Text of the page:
On 12th February 1966, he returned to Kampala to face his critics. On the 22nd February, 1966 the Prime Minister and his advisers decided that the members of the cabinet who had been actively engaged in the plot to overthrow their own government should be arrested.

    Milton Obote moved very first and suspended the constitution. On March 2nd 1966 he abolished the offices of President and Vice President, and assumed all executive powers of state.

    It is said that Obote took this action, with reluctance and torment, and had suspended the Constitution, not because he loved it any less, but because he loved Uganda more. A new constitution -“the 1966 pigeon hole” constitution was passed by Parliament.

    With his co-plotters arrested Edward Muteesa was isolated. His only advisers at this critical time were Mengo men like Sebasitiyano Sebanakita (Ssaza chief of Buddu county), James Lutaaya (Ssaza chief of Singo) and Amos Ssempa (former Secretary of the Lukiiko and first Ugandan Minister of Finance in the UPC-KY administration), who although made good teammates at football pitch or hunting expeditions, they were men utterly useless when it came to advising on national issues.

    Using his position as President of Uganda, Edward Muteesa appealed to the Secretary General of the United Nations for intervention.

    The UN did not respond. With no help forth coming from UN, Edward Muteesa reverted to his position as Kabaka of Buganda and mobilised the Lukiiko’s support which passed a resolution that said; “this lukiiko resolves not to recognise at all the Uganda Government whose headquarters must be moved away from Buganda soil.”

    Obote’s government called this move “an act of rebellion”.

    Having passed these resolutions all of Buganda was incited for war.

    War drums were heard in many parts of Buganda. Roads were blocked or damaged.

    Law and order broke down. Wanton destruction and damage of government property followed.

    Chaos and anarchy were let loose. Lawlessness was the order of the day.

    Obote’s government would not tolerate this state of affairs. The rebellion had to be quelled.

    Army intelligence indicated that Edward Muteesa had stock piled weapons in the Lubiri and moved to the palace. The palace guards opened fire and the Uganda army unit was virtually wiped out in the exchange of fire that followed.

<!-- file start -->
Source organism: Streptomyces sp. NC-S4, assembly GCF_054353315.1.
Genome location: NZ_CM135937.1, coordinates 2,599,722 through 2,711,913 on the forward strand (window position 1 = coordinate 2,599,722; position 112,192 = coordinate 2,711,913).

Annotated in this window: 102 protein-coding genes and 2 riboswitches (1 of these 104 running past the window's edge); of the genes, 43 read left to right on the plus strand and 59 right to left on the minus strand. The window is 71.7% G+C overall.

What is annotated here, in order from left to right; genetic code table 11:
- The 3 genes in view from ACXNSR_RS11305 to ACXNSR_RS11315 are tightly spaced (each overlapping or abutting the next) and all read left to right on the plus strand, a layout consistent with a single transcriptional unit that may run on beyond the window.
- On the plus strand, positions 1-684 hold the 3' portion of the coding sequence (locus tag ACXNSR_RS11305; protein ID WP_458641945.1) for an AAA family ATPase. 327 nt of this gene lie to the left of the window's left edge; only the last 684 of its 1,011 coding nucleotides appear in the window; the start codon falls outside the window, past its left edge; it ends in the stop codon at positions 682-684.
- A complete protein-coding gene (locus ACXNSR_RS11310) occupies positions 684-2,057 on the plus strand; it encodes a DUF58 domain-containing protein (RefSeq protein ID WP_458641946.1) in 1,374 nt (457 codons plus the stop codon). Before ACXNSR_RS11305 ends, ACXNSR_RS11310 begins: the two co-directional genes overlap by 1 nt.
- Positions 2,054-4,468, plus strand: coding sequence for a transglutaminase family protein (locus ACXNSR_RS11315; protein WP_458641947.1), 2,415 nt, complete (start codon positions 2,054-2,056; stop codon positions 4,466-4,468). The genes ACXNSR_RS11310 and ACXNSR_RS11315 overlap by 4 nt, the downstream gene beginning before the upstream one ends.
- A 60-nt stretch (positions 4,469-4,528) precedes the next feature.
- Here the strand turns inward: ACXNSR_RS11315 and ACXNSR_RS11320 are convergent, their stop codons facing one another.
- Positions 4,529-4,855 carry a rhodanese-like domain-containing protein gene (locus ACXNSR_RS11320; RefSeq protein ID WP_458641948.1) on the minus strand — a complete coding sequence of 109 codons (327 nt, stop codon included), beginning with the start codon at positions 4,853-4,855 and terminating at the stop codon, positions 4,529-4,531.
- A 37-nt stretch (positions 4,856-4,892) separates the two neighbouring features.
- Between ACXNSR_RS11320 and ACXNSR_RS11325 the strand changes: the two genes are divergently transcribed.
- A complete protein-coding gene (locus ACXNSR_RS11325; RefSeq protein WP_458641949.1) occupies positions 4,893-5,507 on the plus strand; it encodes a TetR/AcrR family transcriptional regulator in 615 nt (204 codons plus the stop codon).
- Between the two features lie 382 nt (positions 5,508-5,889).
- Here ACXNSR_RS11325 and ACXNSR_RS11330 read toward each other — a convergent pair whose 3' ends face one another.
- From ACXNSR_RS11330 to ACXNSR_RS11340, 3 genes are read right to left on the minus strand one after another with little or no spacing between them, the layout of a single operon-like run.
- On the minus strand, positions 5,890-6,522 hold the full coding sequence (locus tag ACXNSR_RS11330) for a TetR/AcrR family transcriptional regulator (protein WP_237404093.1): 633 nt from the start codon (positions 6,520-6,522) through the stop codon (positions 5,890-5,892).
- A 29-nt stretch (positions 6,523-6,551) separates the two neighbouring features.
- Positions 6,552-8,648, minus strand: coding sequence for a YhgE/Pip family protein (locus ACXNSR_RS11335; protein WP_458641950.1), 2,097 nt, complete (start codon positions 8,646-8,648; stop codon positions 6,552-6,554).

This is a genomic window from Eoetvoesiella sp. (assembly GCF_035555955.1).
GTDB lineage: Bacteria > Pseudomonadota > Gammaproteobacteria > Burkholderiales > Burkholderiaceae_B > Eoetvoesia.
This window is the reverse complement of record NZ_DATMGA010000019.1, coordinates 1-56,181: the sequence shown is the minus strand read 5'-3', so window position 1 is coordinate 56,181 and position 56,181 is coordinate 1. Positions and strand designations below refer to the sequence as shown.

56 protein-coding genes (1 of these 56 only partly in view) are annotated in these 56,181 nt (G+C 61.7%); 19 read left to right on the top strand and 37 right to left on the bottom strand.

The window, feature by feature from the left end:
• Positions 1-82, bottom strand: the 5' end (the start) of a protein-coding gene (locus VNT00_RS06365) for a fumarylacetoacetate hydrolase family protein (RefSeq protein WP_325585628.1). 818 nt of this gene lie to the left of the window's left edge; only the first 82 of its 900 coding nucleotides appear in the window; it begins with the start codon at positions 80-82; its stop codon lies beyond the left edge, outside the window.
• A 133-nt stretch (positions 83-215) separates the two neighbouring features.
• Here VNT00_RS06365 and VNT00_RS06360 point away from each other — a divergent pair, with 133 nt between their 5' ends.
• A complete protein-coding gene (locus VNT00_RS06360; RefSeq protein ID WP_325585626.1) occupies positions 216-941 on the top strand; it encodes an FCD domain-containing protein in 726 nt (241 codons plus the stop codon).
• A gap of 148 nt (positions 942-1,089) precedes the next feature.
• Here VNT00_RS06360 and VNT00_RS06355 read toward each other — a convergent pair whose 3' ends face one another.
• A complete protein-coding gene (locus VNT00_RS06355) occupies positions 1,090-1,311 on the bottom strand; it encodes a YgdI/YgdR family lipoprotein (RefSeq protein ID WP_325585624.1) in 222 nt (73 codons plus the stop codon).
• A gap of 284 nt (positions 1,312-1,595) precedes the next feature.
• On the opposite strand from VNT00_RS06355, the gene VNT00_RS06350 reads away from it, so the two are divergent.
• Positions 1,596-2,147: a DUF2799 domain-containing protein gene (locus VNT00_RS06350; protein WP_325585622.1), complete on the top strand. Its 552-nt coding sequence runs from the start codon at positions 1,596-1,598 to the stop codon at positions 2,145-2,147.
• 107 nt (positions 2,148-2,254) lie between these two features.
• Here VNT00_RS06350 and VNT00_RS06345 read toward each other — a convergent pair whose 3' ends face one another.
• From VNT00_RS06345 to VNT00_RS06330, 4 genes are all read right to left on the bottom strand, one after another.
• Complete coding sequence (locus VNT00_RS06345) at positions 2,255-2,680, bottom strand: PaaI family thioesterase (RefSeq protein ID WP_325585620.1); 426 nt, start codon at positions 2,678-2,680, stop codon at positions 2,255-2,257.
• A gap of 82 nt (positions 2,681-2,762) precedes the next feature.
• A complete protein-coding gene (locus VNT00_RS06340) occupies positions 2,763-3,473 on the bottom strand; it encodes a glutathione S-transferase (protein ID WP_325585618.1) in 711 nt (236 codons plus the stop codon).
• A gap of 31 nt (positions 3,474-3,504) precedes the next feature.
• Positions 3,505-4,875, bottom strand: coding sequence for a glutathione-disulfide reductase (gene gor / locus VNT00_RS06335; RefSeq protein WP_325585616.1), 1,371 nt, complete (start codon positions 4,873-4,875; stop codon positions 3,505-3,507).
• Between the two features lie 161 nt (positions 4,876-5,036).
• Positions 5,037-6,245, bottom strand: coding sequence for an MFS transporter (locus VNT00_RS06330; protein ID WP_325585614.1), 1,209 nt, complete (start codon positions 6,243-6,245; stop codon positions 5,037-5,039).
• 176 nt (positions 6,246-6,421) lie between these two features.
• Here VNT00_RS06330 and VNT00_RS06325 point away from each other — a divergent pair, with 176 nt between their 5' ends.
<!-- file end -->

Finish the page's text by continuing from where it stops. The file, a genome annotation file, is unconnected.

Milton Obote ordered Col. Idi Amin to take command of quelling the rebellion. Under Idi Amin’s direction, the army surrounded the palace and after a lengthy spasmodic exchange of fire, the palace was captured. Edward Muteesa escaped undetected by jumping over the wall of the palace and eventually found his way to the United Kingdom were he settled and later died, a poor and broken man.

    These events in a way led to the advent of Idi Amin whose quelling of the Mengo rebellion led to his promotion to full commander of the Uganda Army and to the rank of Maj. General.

    On 25th January 1971 the Maj. General overthrew the government of Milton Obote and established a military regime which was itself overthrown by a combined Uganda rebels-Tanzanian Army in 1979.

    Short lived regimes of Yusuf Lule, Binaisa, and Muwanga followed before Milton Obote bounced back to power in 1980, only to be overthrown for a second time by the Army commander Gen. Tito Okello.

    Prior to that event, Milton Obote had on 24th December 1984, at the occasion of Christmas carols presentation at State house Entebbe, announced what was to be his greatest decision in life-to accept Jesus Christ as his personal Lord and saviour, regretting only that he had done this belatedly “in the evening of my life”.

    It was only on 26th January 1986 that a fundamental change was ushered on the Uganda political scene of Uganda when the National Resistance Movement under the leadership of Yoweri Kaguta Museveni took the reins of power.

    It is this fundamental change which has created an environment where Ugandans are truly bound together into the community of hope where they are able to “think and strive and toil in such patterns that work of more noble worth”, is finally being done.

    The writer, Dr. Sam Mayanja is the Minister of State for Lands

    smayanja@kaa.co.ug; www.kaa.co.ug